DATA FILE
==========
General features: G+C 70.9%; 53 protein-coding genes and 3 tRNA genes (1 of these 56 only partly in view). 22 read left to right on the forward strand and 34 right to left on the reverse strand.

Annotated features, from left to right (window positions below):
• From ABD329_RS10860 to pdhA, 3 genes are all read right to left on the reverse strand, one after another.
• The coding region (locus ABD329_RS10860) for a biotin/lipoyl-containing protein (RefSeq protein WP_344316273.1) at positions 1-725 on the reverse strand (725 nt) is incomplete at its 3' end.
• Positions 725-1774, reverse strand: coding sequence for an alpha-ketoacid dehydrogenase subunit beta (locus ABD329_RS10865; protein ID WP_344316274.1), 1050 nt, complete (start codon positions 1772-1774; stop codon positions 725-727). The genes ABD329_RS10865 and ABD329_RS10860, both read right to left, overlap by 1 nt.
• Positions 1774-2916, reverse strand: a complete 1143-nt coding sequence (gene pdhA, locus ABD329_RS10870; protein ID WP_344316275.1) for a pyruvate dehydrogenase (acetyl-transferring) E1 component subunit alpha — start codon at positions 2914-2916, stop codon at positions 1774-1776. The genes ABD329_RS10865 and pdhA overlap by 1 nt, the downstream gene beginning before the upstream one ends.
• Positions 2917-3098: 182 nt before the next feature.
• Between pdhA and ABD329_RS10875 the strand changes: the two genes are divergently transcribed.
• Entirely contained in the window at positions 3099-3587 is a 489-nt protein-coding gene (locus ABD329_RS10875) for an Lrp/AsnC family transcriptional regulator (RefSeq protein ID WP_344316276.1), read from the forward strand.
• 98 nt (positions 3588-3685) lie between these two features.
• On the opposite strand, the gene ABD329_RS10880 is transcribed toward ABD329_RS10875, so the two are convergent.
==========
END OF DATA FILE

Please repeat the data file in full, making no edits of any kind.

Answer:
General features: G+C 70.9%; 53 protein-coding genes and 3 tRNA genes (1 of these 56 only partly in view). 22 read left to right on the forward strand and 34 right to left on the reverse strand.

Annotated features, from left to right (window positions below):
• From ABD329_RS10860 to pdhA, 3 genes are all read right to left on the reverse strand, one after another.
• The coding region (locus ABD329_RS10860) for a biotin/lipoyl-containing protein (RefSeq protein WP_344316273.1) at positions 1-725 on the reverse strand (725 nt) is incomplete at its 3' end.
• Positions 725-1774, reverse strand: coding sequence for an alpha-ketoacid dehydrogenase subunit beta (locus ABD329_RS10865; protein ID WP_344316274.1), 1050 nt, complete (start codon positions 1772-1774; stop codon positions 725-727). The genes ABD329_RS10865 and ABD329_RS10860, both read right to left, overlap by 1 nt.
• Positions 1774-2916, reverse strand: a complete 1143-nt coding sequence (gene pdhA, locus ABD329_RS10870; protein ID WP_344316275.1) for a pyruvate dehydrogenase (acetyl-transferring) E1 component subunit alpha — start codon at positions 2914-2916, stop codon at positions 1774-1776. The genes ABD329_RS10865 and pdhA overlap by 1 nt, the downstream gene beginning before the upstream one ends.
• Positions 2917-3098: 182 nt before the next feature.
• Between pdhA and ABD329_RS10875 the strand changes: the two genes are divergently transcribed.
• Entirely contained in the window at positions 3099-3587 is a 489-nt protein-coding gene (locus ABD329_RS10875) for an Lrp/AsnC family transcriptional regulator (RefSeq protein ID WP_344316276.1), read from the forward strand.
• 98 nt (positions 3588-3685) lie between these two features.
• On the opposite strand, the gene ABD329_RS10880 is transcribed toward ABD329_RS10875, so the two are convergent.